SWelcome to The 12 Days of Thatz Not Okay, a special holiday edition of a regular column in which I school inquiring readers on what is and is not okay. Check back tomorrow for our next seasonal installment. As always, please send your questions (max: 200 words) to firstname.lastname@example.org with the subject "Thatz Not Okay."
My wife and I have a large family and a fair amount of friends. During the holidays, our house becomes a central gathering place, as well as a place for out-of-towners to spend the night. We both love the company, and it makes my kids happy. The problems occur when some of my guests, family especially, prefer the house temperature much warmer than we'd normally set. To save energy, I usually keep the thermostat around 64 degrees and supplement with a wood stove in the living area. When guests come over, I often end up walking into rooms that are steaming hot, only to find someone has cranked the thermostat to over 70. This irks me, especially since nobody ever asks first. I'm not sure how to confront these people (or if I should). Right now my plan is to set the child lock on the thermostats and let people approach me about turning up the heat—a request I will happily oblige. Is that okay?
These are the things you should not fuck with in another person's home: their pets, their spouses, the way their toilet paper unrolls, and their thermostats. Depending on the sophistication of the lock and the sophistication of your guests (Are you colder than a 5th grader?), a child lock may or may not be effective. You are well within your rights to implement one, though, if it is necessary to help you regulate the temperature of your own home.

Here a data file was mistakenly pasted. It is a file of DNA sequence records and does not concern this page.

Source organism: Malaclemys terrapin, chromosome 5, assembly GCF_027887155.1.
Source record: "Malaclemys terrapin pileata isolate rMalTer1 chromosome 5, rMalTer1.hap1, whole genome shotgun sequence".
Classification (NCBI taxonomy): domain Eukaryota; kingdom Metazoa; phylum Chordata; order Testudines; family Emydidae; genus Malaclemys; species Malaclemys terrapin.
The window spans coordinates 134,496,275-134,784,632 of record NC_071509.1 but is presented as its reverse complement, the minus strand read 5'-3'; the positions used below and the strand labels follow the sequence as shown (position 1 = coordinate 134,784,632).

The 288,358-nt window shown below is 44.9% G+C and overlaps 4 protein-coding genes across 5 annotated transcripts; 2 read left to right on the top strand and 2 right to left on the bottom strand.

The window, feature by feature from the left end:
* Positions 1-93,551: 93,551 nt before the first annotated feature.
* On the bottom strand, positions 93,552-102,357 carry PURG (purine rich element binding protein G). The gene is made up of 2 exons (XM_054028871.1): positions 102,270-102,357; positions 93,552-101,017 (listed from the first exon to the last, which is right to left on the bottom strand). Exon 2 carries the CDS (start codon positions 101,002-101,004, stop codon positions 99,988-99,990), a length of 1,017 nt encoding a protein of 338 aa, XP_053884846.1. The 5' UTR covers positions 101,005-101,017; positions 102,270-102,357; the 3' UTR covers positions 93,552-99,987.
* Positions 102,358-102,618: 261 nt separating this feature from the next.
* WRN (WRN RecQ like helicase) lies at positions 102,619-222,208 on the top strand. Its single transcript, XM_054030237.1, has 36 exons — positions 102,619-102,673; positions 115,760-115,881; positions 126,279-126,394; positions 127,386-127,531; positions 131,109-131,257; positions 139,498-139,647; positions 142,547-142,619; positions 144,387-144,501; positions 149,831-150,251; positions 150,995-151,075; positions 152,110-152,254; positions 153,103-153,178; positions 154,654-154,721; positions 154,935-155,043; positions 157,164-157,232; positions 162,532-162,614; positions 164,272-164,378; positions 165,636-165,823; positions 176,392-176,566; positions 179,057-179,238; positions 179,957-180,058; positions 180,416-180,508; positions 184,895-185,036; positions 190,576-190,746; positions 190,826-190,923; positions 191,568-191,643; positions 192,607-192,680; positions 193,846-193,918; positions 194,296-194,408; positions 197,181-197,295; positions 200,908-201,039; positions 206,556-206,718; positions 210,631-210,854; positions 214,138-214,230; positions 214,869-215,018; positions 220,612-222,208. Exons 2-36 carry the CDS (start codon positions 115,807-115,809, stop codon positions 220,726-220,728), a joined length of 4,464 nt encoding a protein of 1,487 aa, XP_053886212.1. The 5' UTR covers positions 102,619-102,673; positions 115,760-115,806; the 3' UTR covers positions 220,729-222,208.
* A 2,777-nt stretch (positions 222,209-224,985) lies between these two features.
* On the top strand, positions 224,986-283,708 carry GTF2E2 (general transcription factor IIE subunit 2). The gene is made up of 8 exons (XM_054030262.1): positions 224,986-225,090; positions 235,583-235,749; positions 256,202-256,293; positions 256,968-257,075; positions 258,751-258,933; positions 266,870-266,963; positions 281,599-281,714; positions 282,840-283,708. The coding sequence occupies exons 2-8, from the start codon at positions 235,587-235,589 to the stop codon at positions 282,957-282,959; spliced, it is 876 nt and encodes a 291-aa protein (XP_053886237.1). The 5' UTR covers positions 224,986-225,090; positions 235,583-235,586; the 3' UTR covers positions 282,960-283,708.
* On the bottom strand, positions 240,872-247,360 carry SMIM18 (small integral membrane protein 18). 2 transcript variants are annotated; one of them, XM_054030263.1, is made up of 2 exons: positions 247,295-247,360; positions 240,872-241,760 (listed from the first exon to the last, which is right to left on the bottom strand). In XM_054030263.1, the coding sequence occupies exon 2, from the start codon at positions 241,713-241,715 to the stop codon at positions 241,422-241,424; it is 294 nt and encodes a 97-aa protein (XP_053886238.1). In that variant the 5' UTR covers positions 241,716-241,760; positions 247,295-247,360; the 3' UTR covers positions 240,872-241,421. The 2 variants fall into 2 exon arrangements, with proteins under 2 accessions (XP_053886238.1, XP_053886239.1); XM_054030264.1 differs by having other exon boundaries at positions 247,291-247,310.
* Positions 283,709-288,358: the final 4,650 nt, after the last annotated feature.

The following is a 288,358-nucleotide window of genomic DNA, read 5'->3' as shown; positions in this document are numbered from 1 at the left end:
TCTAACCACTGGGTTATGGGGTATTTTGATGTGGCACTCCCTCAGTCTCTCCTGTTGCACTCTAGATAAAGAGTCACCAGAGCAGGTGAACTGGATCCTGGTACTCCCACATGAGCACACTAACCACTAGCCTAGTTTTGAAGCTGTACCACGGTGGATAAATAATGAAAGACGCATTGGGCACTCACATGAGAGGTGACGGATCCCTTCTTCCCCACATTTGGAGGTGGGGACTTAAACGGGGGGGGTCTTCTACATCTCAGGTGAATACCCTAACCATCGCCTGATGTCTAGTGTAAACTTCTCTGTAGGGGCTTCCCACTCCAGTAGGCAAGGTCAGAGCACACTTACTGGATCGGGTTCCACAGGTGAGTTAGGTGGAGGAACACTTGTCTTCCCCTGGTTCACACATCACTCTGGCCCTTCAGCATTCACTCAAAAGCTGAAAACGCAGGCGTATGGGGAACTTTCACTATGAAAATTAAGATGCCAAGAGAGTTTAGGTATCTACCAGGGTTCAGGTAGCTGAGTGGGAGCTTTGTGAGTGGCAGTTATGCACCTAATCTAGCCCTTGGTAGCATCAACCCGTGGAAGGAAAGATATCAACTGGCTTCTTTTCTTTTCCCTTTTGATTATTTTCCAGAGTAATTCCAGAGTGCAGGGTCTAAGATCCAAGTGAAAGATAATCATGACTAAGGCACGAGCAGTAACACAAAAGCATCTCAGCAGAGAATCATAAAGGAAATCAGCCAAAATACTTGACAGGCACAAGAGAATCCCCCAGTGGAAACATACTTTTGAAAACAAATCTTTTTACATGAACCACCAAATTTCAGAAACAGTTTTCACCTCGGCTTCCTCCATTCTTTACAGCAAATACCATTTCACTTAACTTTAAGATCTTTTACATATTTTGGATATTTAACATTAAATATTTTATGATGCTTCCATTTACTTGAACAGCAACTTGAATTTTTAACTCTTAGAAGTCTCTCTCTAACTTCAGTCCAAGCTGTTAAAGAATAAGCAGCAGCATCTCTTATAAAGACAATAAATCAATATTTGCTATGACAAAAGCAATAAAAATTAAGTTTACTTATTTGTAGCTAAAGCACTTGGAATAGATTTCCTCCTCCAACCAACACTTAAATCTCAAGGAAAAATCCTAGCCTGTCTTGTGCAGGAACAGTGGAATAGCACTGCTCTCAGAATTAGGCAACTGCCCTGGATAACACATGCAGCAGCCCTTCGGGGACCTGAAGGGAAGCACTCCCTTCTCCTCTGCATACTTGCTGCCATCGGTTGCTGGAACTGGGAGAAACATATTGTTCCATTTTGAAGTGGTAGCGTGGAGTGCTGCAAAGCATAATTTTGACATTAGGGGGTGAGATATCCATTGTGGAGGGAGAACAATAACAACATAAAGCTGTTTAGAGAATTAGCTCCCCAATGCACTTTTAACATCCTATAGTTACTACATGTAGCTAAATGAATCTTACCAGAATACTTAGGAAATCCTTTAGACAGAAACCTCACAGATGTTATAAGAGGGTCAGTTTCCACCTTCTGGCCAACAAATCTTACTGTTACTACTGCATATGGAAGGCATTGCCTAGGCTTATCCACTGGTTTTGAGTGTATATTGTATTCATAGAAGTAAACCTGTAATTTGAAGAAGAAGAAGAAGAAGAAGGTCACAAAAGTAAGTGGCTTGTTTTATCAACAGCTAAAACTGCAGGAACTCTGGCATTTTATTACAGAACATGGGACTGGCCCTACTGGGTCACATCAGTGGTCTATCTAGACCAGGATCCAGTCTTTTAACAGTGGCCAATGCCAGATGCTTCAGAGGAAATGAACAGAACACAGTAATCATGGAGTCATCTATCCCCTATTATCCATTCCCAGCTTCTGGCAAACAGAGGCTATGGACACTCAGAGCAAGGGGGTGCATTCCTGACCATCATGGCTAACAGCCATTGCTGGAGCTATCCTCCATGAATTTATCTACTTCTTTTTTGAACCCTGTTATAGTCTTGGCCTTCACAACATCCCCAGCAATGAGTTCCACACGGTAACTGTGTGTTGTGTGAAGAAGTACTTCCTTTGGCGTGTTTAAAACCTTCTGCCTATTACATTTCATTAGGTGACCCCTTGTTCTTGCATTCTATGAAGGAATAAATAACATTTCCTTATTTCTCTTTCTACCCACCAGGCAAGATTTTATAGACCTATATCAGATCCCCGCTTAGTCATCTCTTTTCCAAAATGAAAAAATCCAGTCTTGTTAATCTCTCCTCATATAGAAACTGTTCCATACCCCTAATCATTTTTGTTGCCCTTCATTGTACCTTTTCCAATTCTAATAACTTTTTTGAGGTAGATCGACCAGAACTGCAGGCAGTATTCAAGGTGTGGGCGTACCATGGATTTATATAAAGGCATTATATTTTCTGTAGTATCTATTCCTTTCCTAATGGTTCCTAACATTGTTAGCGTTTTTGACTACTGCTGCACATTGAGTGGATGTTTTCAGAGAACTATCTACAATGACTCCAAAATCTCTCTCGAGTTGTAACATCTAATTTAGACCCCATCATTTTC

That being said, you must acknowledge that 64 degrees is a pretty fucking cold. That's not even room temperature. You are literally making your room colder than a room.
If you'd like to avoid having to lecture your guests on house rules like a host father opening up his home to a pack of French exchange students ("Luc is not allowed in Meredith's room after 10 p.m.; 3-on-the-floor rule at all times; ne touchez pas les thermostats"), you might consider anticipating their need to live in conditions that support human life. Part of being a good host means making sure your guests are comfortable. That's why we don't walk around naked when our aunts and uncles and cousins are over, Luc.
A person who walks into room that is 64 degrees will say "Brrrrrrr!" and rocket the heat up to 85 because they want to warm up as fast as possible. (That this is not how thermostats work, as any dad will be happy to lecture you on request, is immaterial. They have lost the ability to finely differentiate between degrees. There is only cold and un-cold.) A person who walks into a room that is 68 degrees might notice they feel a little cool, but not uncomfortably so. Conspicuously arranging some cozy blankets, comforters, and burnig sticks of fire in common areas will wordlessly convey your desire to save energy (I assume you mean the energy required to pull out your checkbook and pay your gas bill) to your guests. It will also make you look like you recently read an issue of "Martha Stewart Living" in the ophthalmologist's office, which is classy.
By the way, if you're just planning on cranking the temperature to 70 anyway anytime someone asks you to adjust it, don't bother with the locks. The little thrill you get from being magnanimous ("Why, good sir, I would love to share of my bounty of natural gas therms!") will not be worth the constant annoyance of being pestered for the lock codes.
Submit your "Thatz Not Okay" questions here. Art by Jim Cooke. Previously in 12 Days of Thatz Not Okay: 12 Bucks for Jim Fucking Beam; 11th Hour Bonus; 10 Dollars, Split Three Ways; 9 Christians Fretting; 86ing Grown-Up Christmas Cards.